What gives you the right to defend yourself or others?

published Jan 10, 2023

Turns out it isn't difficult to figure out.

What gives you the right to defend yourself or others?

The legal case for self-defense

In relatively civilized places, the legal system grants the right of self-defense — and often the right to defend others, or even protect property — to every victim of violent crime during the commission of the crime.

The moral case for self-defense

If we prohibit fallacies (like special pleading) in our reasoning, and then we postulate the following points:

  • Aggression — defined for this argument as the imminent and undeserved initiation of the use of violence against anyone — is morally wrong.
  • Stopping aggressors is optional, but those who do — we name them defenders — act heroically (morally virtuously).

...then it's clear that anyone using any violence necessary to stop an aggressor in the commission of aggression is morally virtuous.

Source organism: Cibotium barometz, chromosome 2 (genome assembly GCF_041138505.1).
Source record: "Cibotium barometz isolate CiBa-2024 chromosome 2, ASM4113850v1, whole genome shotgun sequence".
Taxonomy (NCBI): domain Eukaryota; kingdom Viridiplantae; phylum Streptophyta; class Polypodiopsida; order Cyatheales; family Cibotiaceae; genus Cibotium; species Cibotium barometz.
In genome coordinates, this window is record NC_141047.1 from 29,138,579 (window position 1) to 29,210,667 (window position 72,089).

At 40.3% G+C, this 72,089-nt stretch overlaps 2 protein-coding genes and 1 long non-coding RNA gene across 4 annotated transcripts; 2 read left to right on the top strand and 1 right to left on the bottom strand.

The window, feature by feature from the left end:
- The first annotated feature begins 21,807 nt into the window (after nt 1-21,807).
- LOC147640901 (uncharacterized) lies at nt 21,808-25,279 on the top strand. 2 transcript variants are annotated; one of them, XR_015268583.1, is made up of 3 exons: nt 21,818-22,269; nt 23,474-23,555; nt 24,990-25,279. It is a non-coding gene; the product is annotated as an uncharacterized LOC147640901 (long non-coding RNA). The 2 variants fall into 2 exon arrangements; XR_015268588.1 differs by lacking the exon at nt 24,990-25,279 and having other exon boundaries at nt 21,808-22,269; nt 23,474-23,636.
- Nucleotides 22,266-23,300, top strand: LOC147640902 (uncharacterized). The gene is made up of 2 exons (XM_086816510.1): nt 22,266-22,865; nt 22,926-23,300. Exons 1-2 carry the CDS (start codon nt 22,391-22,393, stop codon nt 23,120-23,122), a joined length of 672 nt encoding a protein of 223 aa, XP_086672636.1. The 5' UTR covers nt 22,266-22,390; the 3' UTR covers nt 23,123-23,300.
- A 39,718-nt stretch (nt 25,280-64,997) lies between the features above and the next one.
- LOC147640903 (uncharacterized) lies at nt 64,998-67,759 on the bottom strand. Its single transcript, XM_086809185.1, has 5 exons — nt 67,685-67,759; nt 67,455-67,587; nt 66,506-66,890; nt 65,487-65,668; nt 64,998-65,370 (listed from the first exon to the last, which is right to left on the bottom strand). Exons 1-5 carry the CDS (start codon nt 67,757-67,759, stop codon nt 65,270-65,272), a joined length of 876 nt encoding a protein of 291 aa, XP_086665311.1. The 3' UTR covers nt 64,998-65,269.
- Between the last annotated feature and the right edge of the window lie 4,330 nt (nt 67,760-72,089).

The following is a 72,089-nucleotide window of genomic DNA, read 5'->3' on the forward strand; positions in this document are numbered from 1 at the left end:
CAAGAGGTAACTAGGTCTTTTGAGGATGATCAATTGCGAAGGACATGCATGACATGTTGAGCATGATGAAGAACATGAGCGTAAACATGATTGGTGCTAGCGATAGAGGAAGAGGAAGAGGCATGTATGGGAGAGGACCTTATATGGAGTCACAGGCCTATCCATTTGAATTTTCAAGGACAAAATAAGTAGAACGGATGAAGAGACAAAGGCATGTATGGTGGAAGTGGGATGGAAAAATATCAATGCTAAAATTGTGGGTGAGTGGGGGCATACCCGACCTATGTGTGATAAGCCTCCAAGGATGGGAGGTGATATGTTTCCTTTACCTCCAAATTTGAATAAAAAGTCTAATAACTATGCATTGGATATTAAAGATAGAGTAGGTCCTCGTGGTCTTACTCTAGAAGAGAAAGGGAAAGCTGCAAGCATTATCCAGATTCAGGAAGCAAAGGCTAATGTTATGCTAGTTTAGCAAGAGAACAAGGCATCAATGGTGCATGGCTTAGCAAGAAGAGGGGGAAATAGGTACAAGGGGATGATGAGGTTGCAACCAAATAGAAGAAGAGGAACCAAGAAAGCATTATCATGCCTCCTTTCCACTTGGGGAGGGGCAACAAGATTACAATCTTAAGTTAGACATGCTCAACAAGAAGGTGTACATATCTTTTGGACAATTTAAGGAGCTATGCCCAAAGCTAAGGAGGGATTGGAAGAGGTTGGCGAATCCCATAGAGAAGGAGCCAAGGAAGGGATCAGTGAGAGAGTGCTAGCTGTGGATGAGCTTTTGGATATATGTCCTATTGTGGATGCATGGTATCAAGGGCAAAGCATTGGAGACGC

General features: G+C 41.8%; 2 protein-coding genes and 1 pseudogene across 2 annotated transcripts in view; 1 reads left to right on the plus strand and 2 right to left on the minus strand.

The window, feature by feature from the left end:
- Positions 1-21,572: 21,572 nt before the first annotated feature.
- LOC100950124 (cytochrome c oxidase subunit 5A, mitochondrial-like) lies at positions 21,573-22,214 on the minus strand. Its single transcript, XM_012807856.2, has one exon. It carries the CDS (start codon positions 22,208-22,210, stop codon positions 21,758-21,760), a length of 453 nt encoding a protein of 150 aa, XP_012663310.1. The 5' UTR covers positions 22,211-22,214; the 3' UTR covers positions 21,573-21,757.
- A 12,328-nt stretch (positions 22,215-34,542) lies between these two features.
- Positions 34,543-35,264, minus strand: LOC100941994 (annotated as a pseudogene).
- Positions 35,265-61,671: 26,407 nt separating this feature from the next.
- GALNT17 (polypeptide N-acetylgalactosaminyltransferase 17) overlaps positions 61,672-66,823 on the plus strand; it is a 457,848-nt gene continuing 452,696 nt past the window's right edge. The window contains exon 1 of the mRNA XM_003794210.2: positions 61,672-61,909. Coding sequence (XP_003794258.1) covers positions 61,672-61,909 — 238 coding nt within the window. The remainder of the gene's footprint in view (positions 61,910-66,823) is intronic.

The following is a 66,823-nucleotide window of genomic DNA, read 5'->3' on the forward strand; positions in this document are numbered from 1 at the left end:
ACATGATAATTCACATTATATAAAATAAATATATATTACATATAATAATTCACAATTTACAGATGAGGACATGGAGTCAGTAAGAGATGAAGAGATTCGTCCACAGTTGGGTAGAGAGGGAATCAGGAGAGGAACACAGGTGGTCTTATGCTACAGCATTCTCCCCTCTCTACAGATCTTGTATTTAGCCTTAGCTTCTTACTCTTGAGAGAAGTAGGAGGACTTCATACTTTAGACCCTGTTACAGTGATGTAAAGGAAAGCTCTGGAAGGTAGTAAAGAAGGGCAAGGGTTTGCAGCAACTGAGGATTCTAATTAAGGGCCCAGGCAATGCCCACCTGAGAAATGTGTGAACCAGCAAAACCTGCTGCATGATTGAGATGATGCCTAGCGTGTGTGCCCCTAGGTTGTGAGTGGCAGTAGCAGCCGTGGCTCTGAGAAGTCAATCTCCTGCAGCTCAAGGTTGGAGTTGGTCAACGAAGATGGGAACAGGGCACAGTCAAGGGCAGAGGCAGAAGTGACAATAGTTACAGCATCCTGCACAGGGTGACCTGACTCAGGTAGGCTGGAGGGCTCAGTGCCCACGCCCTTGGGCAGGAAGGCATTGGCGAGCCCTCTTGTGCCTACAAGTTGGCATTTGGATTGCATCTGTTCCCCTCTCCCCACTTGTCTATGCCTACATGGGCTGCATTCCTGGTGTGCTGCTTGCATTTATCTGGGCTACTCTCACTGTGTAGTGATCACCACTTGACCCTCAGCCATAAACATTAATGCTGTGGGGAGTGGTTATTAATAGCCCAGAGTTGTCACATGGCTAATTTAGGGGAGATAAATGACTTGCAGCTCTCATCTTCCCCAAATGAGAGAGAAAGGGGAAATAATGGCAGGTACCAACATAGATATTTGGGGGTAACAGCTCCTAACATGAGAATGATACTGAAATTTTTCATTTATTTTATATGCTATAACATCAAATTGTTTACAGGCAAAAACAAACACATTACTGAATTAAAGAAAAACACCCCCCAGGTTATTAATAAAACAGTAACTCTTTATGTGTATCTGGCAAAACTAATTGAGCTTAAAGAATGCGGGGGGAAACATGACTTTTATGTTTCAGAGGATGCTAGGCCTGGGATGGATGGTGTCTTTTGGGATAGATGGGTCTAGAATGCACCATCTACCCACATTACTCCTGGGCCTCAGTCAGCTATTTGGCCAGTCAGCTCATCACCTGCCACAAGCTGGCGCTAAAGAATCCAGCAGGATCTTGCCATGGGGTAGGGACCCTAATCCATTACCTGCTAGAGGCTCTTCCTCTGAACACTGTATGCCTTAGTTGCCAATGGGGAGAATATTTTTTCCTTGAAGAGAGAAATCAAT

These are standard (if a bit abridged) postulates of the voluntaryist ethic.

In uncivilized societies it is prohibited (either in principle or through any practical means) to use violence in defense of self, others or property; the State reserves the use of violence exclusively for its own agents (this is the fallacy of special pleading mentioned before, implemented as legal statute).  Of course, in these societies — evil by the above definition — victims of violence often go poorer, or raped, or dead; this is the first evil of such societies.  If said victims they successfully defend themselves, then the State ruins their lives; this is the second evil of such societies.  The third evil of such societies is that aggressors know their victims are likely to be defenseless, so they feel empowered to commit acts of aggression without fear of reprisal.  In this respect, the degree of evil of such societies is proportional to the degree of strictness of their prohibition of defense, as well as the degree of zealousness with which said States prosecute defenders (much to the joy of aggressors).

Needless to say, people who agree with such policies are supporters of evil themselves  — since their agreement constitutes tacit support of evildoers at the expense of defenders..  If someone says that you should not be allowed to defend yourself against someone trying to kill you — or, worse, that you are evil and should be punished if you do defend yourself — what they are saying in effect is that they want evildoers to prevail and you to die.  If that's not evil to you, then you do not know what evil is, and no one should listen to what you have to say about that.